The first part of this thesis aimed to evaluate the potential of using bacterial DNA, from both the total and the lysis-resistant community, as a proxy for the reconstruction of past environments. First, the efficiency of the newly developed method for the isolation of spores was assessed by comparing the total and the lysis-resistant community. The community composition was compared in samples that have or not been submitted to the spore-separation treatment. The results showed that the lysisresistant community possess a unique signature compared to the total community. Interestingly, various genera hitherto considered as non-sporulating were found in high abundance in the lysisresistant community but were not among the most abundant genera in the total community. This demonstrates a capacity to resist the spore-separation treatment and strongly suggests the ability in these groups of the production of a lysis-resistant structure. Second, the separation method was used to investigate the diversity, distribution, and community structure of potential spore-forming organisms in the environment. To that purpose, data was obtained from four contrasting study sites. The results of our analysis revealed an unsuspected diversity of organisms in the lysis-resistant community. The lysis-resistant community also showed a geographic distribution pattern, challenging a hypothetical cosmopolitan distribution of spore-formers. Results of this study suggest that the ability to form spores or similar resting and durable cell structures is more widespread than previously suspected.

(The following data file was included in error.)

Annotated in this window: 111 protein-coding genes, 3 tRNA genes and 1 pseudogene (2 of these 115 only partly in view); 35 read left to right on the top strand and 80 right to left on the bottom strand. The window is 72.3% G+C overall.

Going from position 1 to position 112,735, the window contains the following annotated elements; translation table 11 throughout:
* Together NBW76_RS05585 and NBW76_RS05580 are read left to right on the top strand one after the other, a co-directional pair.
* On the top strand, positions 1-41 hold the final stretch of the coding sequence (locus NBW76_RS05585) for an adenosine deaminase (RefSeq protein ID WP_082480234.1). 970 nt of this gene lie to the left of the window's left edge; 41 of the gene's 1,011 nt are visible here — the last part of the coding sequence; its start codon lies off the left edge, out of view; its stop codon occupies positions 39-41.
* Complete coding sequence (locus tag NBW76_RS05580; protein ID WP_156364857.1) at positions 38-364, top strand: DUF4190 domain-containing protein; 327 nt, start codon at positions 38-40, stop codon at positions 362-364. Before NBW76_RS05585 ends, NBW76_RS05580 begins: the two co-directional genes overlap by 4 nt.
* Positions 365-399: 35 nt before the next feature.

In a second study, the application of these novel methods was tested for the reconstruction of the history of the ephemeral Lake Liambezi (Namibia). Using a multidisciplinary approach including the use of bacterial DNA in complement to geochemical and sedimentological analyses, the climate evolution over the past 5500 years was reconstructed. This highlighted an alternation of dry and wet periods, and changes in the hydrological lake regime (from fen to lake). DNA was isolated from both the total and the lysis-resistant fraction of the community, both of which reflected changes in the environmental conditions, demonstrating their relevancy for paleoecological studies. Interestingly, in some cases, putative environmental conditions, biological processes, or extreme events were only seen in one fraction of the community, highlighting the complementarity of investigating both fractions of the community. In addition, the analysis of the bacterial community and specific populations helped to elaborate a coherent age model relating the three sediment cores studied. This analysis suggested hydrothermal activity and sulfur cycling within the lake. Results of this study demonstrated the potential of using bacterial DNA (total and/or spores) to identify changes and variability in the environmental conditions, and the strengths of a multidisciplinary approach to reconstruct ecosystem history. The second part of this thesis aimed to evaluate the possible use of these new-developed methods for studying the prevalence of antibiotic resistance genes (ARG) in the environment. Since the discovery of penicillin by Fleming in 1928 and the development of antibiotics for medical purpose from the 1940s’, the extensive use of antibiotics has created a selection pressure that has contributed to the emergence of antibiotic resistant bacteria (ARB) and multi-resistant bacteria (MRB). The multiplication of such organisms represents a real threat for human health in the future. Long ignored, this problem is now considered as urgent. Although the distribution and frequency of ARG in the environment is widely unknown, it is clear that human activities have an impact in prevalence. In this part of the thesis, the use of DNA extracted from lysis-resistant bacterial cells for tracking ARG in the environment was